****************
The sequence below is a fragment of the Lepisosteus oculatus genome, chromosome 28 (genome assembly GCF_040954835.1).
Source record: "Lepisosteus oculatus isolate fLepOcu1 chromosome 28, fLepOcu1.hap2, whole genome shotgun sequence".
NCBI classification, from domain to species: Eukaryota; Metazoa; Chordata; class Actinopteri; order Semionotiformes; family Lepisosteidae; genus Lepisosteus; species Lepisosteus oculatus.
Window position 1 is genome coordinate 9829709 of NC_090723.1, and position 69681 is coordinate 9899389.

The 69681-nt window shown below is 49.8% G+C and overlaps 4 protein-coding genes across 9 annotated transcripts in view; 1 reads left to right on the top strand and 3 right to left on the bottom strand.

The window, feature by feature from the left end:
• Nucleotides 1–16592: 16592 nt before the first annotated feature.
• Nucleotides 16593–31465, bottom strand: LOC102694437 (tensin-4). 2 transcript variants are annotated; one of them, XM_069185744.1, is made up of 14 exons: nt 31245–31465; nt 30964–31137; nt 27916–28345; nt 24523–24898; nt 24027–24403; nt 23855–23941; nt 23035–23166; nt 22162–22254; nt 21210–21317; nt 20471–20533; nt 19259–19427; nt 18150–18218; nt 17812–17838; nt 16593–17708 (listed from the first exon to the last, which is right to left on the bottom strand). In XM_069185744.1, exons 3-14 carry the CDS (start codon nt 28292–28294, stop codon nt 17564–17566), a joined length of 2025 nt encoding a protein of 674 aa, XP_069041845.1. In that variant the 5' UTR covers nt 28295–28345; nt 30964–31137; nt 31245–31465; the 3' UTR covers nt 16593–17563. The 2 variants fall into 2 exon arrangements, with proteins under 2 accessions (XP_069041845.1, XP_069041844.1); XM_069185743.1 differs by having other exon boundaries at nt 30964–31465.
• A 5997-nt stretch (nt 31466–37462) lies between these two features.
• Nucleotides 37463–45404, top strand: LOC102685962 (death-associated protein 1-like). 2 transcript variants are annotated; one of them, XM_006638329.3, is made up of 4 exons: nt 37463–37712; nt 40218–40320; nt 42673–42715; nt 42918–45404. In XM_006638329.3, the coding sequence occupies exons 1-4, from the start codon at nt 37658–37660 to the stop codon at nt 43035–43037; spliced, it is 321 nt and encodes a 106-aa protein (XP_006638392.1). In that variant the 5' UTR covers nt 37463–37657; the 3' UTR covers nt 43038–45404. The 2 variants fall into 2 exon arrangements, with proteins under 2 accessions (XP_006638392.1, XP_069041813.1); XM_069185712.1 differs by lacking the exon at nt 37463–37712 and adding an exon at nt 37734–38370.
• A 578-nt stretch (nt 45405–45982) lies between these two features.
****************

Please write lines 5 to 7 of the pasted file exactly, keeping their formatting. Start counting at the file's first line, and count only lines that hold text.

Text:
The 69681-nt window shown below is 49.8% G+C and overlaps 4 protein-coding genes across 9 annotated transcripts in view; 1 reads left to right on the top strand and 3 right to left on the bottom strand.

The window, feature by feature from the left end:
• Nucleotides 1–16592: 16592 nt before the first annotated feature.